HARRISBURG, Pa. - Republican Gov. Tom Corbett and his Democratic challenger, Tom Wolf, will appear in the same place for the first time in the campaign Wednesday night when they deliver remarks at an environmental group's dinner in Philadelphia.
The men will speak after a 6:30 p.m. Pennsylvania Environmental Council award ceremony at the Crystal Tea Room.
Environmental policy is at the forefront with President Barack Obama announcing a plan last week to address global warming. He wants to put into a motion a 30-percent reduction in the nation's carbon dioxide emissions over 25 years by ordering cuts in the pollution discharged by America's power plants, primarily those fueled by coal.
There is also considerable discussion in the Legislature over whether to increase taxes on Pennsylvania's booming natural gas industry to help make up a $1 billion-plus gap in Corbett's budget plan for the fiscal year beginning July 1.
Corbett and Wolf are effectively on opposite sides of the issues.
Corbett's campaign has heaped scorn on Obama's plan as a "war on coal" that would damage Pennsylvania's coal industry, while Wolf's campaign has signaled support for it, saying health impacts are important and "clean coal" is part of the future of energy.
On climate change, Corbett's campaign has said the governor understands that climate change is happening and that scientific literature points to a human role in it. But Corbett maintains there is a scientific debate over whether there is an immediate impact of climate change on human health and the environment.
Wolf's campaign said he believes global warming is already affecting human health and environment and has promised that his administration would set "meaningful" emission-reduction targets for greenhouse gases. Corbett has not set such targets.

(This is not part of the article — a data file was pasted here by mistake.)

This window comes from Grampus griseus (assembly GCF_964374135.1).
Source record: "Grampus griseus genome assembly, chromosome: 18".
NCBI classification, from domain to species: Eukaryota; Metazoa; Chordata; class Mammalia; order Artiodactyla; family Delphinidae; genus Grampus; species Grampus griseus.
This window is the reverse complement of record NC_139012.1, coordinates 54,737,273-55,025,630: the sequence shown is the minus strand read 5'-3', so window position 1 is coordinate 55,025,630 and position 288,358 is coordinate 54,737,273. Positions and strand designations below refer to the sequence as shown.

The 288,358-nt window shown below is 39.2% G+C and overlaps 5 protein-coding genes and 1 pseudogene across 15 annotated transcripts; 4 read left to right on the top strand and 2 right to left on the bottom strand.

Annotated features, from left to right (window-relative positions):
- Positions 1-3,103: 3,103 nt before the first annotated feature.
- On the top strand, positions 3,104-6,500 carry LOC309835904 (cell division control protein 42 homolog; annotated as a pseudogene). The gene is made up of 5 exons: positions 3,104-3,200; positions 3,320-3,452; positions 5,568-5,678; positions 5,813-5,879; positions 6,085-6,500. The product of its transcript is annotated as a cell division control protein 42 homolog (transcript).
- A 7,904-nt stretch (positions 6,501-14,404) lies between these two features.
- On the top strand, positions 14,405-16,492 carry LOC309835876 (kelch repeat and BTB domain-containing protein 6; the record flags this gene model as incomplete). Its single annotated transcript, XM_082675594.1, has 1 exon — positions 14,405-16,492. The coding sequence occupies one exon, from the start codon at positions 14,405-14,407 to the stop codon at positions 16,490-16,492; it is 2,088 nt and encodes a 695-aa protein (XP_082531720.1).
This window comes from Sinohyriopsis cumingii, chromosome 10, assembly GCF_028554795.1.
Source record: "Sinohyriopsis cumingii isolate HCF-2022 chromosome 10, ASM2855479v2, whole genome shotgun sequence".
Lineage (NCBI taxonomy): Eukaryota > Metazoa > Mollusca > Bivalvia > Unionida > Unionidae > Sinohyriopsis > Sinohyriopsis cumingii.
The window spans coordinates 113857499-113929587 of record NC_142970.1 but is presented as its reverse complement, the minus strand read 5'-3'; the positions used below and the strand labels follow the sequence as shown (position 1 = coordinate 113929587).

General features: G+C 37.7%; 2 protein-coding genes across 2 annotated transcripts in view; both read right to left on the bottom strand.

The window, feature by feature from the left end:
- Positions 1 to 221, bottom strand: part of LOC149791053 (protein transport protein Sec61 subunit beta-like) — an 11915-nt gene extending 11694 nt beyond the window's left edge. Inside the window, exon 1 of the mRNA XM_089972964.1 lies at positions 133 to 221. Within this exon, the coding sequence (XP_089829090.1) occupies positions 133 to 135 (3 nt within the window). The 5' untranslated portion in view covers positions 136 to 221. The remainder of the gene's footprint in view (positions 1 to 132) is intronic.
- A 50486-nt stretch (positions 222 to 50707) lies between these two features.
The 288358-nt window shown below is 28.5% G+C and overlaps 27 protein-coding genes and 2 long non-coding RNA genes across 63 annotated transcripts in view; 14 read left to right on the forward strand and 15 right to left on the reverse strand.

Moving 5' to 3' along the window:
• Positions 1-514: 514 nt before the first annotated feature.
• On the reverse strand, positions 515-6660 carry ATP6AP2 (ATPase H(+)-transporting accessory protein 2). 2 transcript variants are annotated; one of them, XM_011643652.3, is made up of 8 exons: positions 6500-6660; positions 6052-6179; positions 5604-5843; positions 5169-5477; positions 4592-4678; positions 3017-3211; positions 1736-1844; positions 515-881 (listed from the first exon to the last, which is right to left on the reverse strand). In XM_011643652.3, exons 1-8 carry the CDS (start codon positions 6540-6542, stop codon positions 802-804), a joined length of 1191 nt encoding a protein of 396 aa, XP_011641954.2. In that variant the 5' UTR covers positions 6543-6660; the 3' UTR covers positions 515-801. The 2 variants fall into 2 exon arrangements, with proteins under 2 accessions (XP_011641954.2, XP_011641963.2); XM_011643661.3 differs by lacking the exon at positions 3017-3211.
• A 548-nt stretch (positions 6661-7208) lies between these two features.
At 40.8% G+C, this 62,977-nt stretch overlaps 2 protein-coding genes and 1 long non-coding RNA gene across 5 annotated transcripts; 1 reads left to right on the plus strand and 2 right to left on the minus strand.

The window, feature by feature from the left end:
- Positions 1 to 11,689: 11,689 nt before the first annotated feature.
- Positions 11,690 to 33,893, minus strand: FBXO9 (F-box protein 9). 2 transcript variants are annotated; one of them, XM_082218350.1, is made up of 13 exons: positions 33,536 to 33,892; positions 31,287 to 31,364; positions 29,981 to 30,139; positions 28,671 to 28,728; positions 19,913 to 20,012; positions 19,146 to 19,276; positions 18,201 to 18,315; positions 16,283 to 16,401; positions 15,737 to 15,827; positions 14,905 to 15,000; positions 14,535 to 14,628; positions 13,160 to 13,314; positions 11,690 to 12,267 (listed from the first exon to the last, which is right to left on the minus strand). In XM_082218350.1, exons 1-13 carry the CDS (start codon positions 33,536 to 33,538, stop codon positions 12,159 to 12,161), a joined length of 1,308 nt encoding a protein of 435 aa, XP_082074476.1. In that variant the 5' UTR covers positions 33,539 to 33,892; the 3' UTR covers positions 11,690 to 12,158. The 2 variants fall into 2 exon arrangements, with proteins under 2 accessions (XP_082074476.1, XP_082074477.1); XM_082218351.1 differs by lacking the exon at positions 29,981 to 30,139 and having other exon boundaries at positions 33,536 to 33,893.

On a severance tax on natural gas extraction, Wolf favors imposing one while Corbett does not.
In an excerpt of Wolf's speech to the council provided in advance by the campaign, he will promise to launch a third round of the "Growing Greener" program. The first two rounds have provided more than $1 billion since 1999 for a grab-bag of environmental cleanup and land improvement projects, including preserving farmland, protecting waterways from polluting drainage and improving public parks and forests.
He did not say in the excerpt how he would pay for it. The last round, a $625 million bond approved by Pennsylvania voters in 2005, is winding down.
Many members of the Pennsylvania Environmental Council board are from the business world, and its chairman was one of four environmental advocates on Corbett's 30-member Marcellus Shale Advisory Commission, a group criticized for its heavy complement of business and gas industry advocates.
This year, however, the council has sided with other environmental groups on several high-profile issues that put it into conflict with business associations.